To a certain extent, the divorcing couple can control the situation by the way they handle their own divorce. So, for example, if there are requests for documents, the divorce is going to get completed sooner if the party being asked for the documents produces them promptly.
A divorce in Colorado has to take at least 91 days, by state statute. There is no procedure for shortening the amount of time. So, even if everything goes smoothly, and the divorcing couple reach agreements on everything in their divorce, it is going to take at least 91 days. There is not an emergency process that is shorter than 91 days.
In some cases, the divorce can take a year, or even significantly longer, say two years. There are backlogs of cases in certain counties (Arapahoe and Douglas being two of those). So even if the divorcing couple agree on most issues, it still will take a year or longer if there is even one contested issue. A “contested issue” is simply an issue about which the parties do not agree. It is an issue which the court will have to decide.
The author of this article once had a case, back in the 1990’s, that did not get heard for Permanent Orders until four years from the time it was filed. Yes, four years. That was ridiculous. No divorce case should take that long. And one of the delays was caused because the judge assigned to the case decided to take a day off and play golf with the local bar association.
If, for example, the divorcing parties have agreed on everything except decision-making for medical issues of their children, there will have to be a hearing, and the hearing might not get set (scheduled) for several months.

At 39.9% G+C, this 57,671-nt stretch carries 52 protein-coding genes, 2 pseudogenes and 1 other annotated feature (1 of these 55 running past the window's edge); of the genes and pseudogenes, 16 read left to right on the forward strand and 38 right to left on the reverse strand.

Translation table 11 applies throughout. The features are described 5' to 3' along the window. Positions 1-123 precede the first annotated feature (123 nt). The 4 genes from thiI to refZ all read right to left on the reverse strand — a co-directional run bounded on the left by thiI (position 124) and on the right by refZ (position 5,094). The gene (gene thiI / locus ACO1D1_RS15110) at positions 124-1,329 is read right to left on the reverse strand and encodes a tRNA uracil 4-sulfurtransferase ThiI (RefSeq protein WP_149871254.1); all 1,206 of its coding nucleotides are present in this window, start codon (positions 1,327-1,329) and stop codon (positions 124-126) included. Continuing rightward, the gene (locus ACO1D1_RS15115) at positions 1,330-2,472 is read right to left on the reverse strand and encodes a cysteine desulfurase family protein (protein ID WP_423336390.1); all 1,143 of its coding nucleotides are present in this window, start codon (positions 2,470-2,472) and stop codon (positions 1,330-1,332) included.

Some of the factors in how long it will take to get a hearing are:
--How long a hearing is required. A case that will take a week to hear will probably be set further out in the future than a case that will take only an hour.
--The complexity of the issues to be decided. A more complex case probably will take longer and be set further out in the future.
--The number of witnesses who are required to testify. More witnesses probably equates to a hearing that is set further off in the future. In general expert witnesses (such as Certified Public Accountants or Child and Family Investigators) take longer than lay witnesses.
--Whether the parties have reached agreements on many of the issues. If there are significant agreements, the hearing probably can be set sooner.
--Whether the parties are agreeing to have a magistrate, rather than a judge, hear their case. Generally, a hearing can get scheduled sooner if the parties agree to a magistrate, rather than a judge. A Permanent Orders hearing cannot be heard by a magistrate unless both parties agree. However, in some judicial districts, magistrates do not conduct hearings that are longer than an allotted amount of time (perhaps longer than a half day).
--Doris B. Truhlar